father-daughter-wedding-06 Steve Koo wedding-daddy-daughter-firstlook-8
The good news? He might take over her heart, but she will always have a special place for Daddy.
You are her first boyfriend.
Her first Love.
Dad a daughter's first Love
No one can replace Daddy.
I know, I have a Daddy, too.
With Love and Petals: Father / Daughter Photos That Will Make You Cry (and dievca did cry)

Remembering the strange things Fathers do~JAWS 40th Anniversary


Lake Tahoe in the Summer

Lake Tahoe in the Summer

Everyone has a Father, good or bad, known or unknown, sperm donor, etc. It takes two to Tango.

An involved Dad doesn’t have a “play book” to follow when raising his children. dievca commends and honors all involved Fathers who have done their best to raise their kids. Master is a wonderful Father — he has done a phenomenal job with his offspring.

dievca, herself, is lucky to have a wonderful Father and has many fond memories of activities, situations and love shared. she is fully aware of the time, sweat and tears poured into her growth as a human being, but she also has some strange memories…

One such memory is an outing to the movies.

dievca was 6 years old and her Mother wanted her out of the house while she set up for a party. dievca’s Dad was tasked with taking her to the movies. dievca thought she was going to see a kids movie until her Dad said, “Bring a stuffed animal”.
They were going to see “Jaws”.



dievca watched the movie attached to her Dad’s arm, clinging like a barnacle, with one eyeball peering out from behind her stuffed animal. she didn’t understand the movie, but she knew her Daddy didn’t always get a chance to see his movies – so she would push through and never swim in the ocean. Ever. No problem with that, dievca lived in the Midwest and only swam in swimming pools.

There was some fear when she swam for the first time in Lake Tahoe (photo above) at 8 years old because it was a deep lake, but sharks didn’t live in lakes. And the good news was that her Dad took her on the Universal Studios Backlot Tour in Hollywood, where the Studio Tour tram passed through several sets from the film Jaws and was then attacked by the shark known as JAWS while driving by the faux Amity Harbour shoreline.

So, the fear of sharks was gone by the time dievca swam in the ocean for the 1st time at 9 years old. But, no one told her that she would be carried down the beach by the waves when she played in the ocean.

dievca and her Mom arrived early on the ocean and their rental home wasn’t ready for occupancy. They went down to the beach and her Mother fell asleep for 2 hours while dievca drifted along the shoreline and became lost. Her Mother wasn’t worried if dievca was o.k. Her Mom was worried that dievca’s Dad was going to kill her for losing his precious daughter.

Her Mom didn’t have her glasses on and started yelling at a girl who looked like dievca, but wasn’t dievca. It was dievca’s doppelgänger. When dievca was found, she was introduced to her body double and they became best friends for two weeks. Same age, same birthdays, same coloring, similar swimsuits, etc.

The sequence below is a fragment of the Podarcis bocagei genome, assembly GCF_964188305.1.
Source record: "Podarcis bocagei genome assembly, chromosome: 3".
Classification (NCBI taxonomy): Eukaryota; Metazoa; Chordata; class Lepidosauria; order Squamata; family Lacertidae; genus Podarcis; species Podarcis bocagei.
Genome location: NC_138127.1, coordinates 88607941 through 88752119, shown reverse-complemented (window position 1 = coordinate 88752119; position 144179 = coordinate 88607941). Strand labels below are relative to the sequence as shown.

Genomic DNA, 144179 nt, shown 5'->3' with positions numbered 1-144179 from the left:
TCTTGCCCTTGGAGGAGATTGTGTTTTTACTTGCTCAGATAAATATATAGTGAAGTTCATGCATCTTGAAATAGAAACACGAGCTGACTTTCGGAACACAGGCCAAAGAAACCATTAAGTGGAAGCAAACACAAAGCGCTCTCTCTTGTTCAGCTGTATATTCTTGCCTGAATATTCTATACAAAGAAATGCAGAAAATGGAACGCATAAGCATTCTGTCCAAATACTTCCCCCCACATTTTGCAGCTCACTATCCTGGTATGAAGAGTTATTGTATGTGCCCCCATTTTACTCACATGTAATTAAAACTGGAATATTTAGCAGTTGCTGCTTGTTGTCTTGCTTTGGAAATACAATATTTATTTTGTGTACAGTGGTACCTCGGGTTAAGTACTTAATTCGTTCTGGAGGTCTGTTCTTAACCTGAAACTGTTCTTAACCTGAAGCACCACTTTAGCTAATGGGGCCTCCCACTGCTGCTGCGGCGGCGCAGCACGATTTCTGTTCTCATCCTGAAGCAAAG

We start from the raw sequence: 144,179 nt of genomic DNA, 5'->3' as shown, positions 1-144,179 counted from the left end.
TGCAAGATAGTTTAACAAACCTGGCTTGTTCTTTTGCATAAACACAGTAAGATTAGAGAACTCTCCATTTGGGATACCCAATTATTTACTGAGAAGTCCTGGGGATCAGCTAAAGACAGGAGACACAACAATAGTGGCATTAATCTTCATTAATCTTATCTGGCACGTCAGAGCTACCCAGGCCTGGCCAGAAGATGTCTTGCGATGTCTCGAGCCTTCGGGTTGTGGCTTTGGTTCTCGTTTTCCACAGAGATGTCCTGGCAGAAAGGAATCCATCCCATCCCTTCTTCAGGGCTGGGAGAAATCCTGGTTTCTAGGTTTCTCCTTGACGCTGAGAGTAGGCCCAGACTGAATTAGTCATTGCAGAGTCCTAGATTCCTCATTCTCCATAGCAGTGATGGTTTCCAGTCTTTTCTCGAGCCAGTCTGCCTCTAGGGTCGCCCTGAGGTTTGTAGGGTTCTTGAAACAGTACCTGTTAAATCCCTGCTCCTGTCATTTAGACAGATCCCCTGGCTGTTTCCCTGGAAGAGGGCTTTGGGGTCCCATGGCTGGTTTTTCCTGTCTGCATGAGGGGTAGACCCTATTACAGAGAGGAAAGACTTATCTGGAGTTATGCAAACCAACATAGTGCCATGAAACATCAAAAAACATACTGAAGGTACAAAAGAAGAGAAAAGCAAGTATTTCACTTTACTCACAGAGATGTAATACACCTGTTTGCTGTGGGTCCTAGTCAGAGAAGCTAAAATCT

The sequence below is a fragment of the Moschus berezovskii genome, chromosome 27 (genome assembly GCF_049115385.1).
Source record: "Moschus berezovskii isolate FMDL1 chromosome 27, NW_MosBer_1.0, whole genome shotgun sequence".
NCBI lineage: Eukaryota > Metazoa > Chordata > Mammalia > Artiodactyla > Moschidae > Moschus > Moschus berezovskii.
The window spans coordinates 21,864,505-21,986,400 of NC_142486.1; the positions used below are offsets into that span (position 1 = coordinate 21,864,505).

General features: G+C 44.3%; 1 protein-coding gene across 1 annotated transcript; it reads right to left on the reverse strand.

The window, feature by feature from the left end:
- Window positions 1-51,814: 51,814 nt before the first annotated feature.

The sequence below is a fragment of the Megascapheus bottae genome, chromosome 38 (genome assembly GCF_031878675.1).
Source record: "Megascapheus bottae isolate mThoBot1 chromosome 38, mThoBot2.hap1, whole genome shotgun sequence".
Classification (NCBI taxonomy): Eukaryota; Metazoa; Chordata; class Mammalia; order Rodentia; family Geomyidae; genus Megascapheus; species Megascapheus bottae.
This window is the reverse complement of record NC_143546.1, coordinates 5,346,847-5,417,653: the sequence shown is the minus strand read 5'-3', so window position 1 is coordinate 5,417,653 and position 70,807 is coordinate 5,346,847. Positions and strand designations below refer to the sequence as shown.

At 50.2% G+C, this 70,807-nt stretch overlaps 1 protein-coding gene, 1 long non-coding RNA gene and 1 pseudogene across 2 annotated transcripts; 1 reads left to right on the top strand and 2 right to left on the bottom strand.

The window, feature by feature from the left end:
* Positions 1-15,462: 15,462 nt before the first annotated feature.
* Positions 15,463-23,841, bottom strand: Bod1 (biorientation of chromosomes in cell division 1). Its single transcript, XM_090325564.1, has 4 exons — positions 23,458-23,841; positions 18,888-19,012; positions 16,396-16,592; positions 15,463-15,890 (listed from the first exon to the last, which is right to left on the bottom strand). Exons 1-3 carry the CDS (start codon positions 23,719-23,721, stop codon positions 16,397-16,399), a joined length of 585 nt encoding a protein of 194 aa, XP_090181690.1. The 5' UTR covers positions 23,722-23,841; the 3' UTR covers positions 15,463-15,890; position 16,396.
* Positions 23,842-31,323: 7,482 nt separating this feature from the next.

A surreal experience.

Mom, Dad and dievca still laugh about the story.

Yesterday was the 40th Anniversary of JAWS.
And dievca watched JAWS for the first time since being 6 years old on the big screen at SVA. she didn’t remember much, but the movie was really good. It has held up well against time.

she will be calling her Dad for Father’s Day and is going to tell him about how good the movie was…..40 years later. 🙂


From a Father~

Father and Son 1950'sIf you can keep your head when all about you
Are losing theirs and blaming it on you,
If you can trust yourself when all men doubt you,
But make allowance for their doubting too;
If you can wait and not be tired by waiting,
Or being lied about, don’t deal in lies,
Or being hated, don’t give way to hating,
And yet don’t look too good, nor talk too wise:

If you can dream—and not make dreams your master;
If you can think—and not make thoughts your aim;
If you can meet with Triumph and Disaster
And treat those two impostors just the same;
If you can bear to hear the truth you’ve spoken
Twisted by knaves to make a trap for fools,
Or watch the things you gave your life to, broken,
And stoop and build ’em up with worn-out tools:

If you can make one heap of all your winnings
And risk it on one turn of pitch-and-toss,
And lose, and start again at your beginnings
And never breathe a word about your loss;
If you can force your heart and nerve and sinew
To serve your turn long after they are gone,
And so hold on when there is nothing in you
Except the Will which says to them: “Hold on!”

If you can talk with crowds and keep your virtue,
Or walk with Kings—nor lose the common touch,
If neither foes nor loving friends can hurt you,
If all men count with you, but none too much;
If you can fill the unforgiving minute
With sixty seconds’ worth of distance run,
Yours is the Earth and everything that’s in it,
And—which is more—you’ll be a Man, my son!

Source: A Choice of Kipling’s Verse (1943)

Happy Father’s Day